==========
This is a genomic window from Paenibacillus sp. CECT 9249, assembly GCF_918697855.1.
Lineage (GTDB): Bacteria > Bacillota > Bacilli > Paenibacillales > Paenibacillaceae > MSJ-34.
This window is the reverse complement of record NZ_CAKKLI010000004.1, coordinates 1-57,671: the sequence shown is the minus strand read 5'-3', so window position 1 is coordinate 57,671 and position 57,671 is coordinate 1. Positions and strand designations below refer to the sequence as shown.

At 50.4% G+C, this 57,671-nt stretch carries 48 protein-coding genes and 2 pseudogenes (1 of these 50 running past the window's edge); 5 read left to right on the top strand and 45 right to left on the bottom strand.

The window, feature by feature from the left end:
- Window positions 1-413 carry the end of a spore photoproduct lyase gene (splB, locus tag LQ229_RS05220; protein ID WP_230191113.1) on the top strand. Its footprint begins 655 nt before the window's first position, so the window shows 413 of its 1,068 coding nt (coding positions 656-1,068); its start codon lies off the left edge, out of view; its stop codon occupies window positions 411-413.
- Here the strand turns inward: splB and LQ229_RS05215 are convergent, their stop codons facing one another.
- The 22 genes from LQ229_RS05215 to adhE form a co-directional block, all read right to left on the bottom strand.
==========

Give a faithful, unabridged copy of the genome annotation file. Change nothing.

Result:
This is a genomic window from Paenibacillus sp. CECT 9249, assembly GCF_918697855.1.
Lineage (GTDB): Bacteria > Bacillota > Bacilli > Paenibacillales > Paenibacillaceae > MSJ-34.
This window is the reverse complement of record NZ_CAKKLI010000004.1, coordinates 1-57,671: the sequence shown is the minus strand read 5'-3', so window position 1 is coordinate 57,671 and position 57,671 is coordinate 1. Positions and strand designations below refer to the sequence as shown.

At 50.4% G+C, this 57,671-nt stretch carries 48 protein-coding genes and 2 pseudogenes (1 of these 50 running past the window's edge); 5 read left to right on the top strand and 45 right to left on the bottom strand.

The window, feature by feature from the left end:
- Window positions 1-413 carry the end of a spore photoproduct lyase gene (splB, locus tag LQ229_RS05220; protein ID WP_230191113.1) on the top strand. Its footprint begins 655 nt before the window's first position, so the window shows 413 of its 1,068 coding nt (coding positions 656-1,068); its start codon lies off the left edge, out of view; its stop codon occupies window positions 411-413.
- Here the strand turns inward: splB and LQ229_RS05215 are convergent, their stop codons facing one another.
- The 22 genes from LQ229_RS05215 to adhE form a co-directional block, all read right to left on the bottom strand.